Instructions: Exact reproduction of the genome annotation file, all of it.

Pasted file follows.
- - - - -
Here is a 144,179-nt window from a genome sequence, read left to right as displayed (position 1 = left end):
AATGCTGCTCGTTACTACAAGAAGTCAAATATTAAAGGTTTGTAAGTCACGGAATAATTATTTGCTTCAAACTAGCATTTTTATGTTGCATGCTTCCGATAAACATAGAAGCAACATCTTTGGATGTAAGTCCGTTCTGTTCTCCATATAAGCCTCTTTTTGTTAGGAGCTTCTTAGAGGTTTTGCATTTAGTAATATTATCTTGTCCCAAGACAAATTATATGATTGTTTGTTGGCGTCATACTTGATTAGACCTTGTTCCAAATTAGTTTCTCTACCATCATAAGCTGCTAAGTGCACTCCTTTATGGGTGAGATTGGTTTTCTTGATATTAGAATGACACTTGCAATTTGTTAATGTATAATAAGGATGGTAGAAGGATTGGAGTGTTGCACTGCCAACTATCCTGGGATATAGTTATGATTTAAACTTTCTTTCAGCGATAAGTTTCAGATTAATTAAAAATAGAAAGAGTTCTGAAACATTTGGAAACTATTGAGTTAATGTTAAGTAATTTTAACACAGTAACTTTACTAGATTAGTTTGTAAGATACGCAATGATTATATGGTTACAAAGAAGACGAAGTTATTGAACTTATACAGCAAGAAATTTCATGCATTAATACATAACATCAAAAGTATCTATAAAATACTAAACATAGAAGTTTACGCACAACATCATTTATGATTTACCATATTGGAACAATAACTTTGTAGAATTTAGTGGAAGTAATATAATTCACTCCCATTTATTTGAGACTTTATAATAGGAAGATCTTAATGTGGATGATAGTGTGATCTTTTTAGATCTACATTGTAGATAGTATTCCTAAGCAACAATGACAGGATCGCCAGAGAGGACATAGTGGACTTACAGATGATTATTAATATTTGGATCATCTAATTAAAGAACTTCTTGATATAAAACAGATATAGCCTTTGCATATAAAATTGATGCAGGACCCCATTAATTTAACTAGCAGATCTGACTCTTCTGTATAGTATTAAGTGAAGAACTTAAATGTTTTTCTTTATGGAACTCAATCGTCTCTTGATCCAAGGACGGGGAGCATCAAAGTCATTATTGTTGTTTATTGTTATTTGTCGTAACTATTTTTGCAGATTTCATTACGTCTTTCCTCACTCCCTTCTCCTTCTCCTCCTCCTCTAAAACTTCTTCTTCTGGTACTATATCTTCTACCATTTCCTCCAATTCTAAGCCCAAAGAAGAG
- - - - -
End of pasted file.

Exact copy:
Here is a 144,179-nt window from a genome sequence, read left to right as displayed (position 1 = left end):
AATGCTGCTCGTTACTACAAGAAGTCAAATATTAAAGGTTTGTAAGTCACGGAATAATTATTTGCTTCAAACTAGCATTTTTATGTTGCATGCTTCCGATAAACATAGAAGCAACATCTTTGGATGTAAGTCCGTTCTGTTCTCCATATAAGCCTCTTTTTGTTAGGAGCTTCTTAGAGGTTTTGCATTTAGTAATATTATCTTGTCCCAAGACAAATTATATGATTGTTTGTTGGCGTCATACTTGATTAGACCTTGTTCCAAATTAGTTTCTCTACCATCATAAGCTGCTAAGTGCACTCCTTTATGGGTGAGATTGGTTTTCTTGATATTAGAATGACACTTGCAATTTGTTAATGTATAATAAGGATGGTAGAAGGATTGGAGTGTTGCACTGCCAACTATCCTGGGATATAGTTATGATTTAAACTTTCTTTCAGCGATAAGTTTCAGATTAATTAAAAATAGAAAGAGTTCTGAAACATTTGGAAACTATTGAGTTAATGTTAAGTAATTTTAACACAGTAACTTTACTAGATTAGTTTGTAAGATACGCAATGATTATATGGTTACAAAGAAGACGAAGTTATTGAACTTATACAGCAAGAAATTTCATGCATTAATACATAACATCAAAAGTATCTATAAAATACTAAACATAGAAGTTTACGCACAACATCATTTATGATTTACCATATTGGAACAATAACTTTGTAGAATTTAGTGGAAGTAATATAATTCACTCCCATTTATTTGAGACTTTATAATAGGAAGATCTTAATGTGGATGATAGTGTGATCTTTTTAGATCTACATTGTAGATAGTATTCCTAAGCAACAATGACAGGATCGCCAGAGAGGACATAGTGGACTTACAGATGATTATTAATATTTGGATCATCTAATTAAAGAACTTCTTGATATAAAACAGATATAGCCTTTGCATATAAAATTGATGCAGGACCCCATTAATTTAACTAGCAGATCTGACTCTTCTGTATAGTATTAAGTGAAGAACTTAAATGTTTTTCTTTATGGAACTCAATCGTCTCTTGATCCAAGGACGGGGAGCATCAAAGTCATTATTGTTGTTTATTGTTATTTGTCGTAACTATTTTTGCAGATTTCATTACGTCTTTCCTCACTCCCTTCTCCTTCTCCTCCTCCTCTAAAACTTCTTCTTCTGGTACTATATCTTCTACCATTTCCTCCAATTCTAAGCCCAAAGAAGAG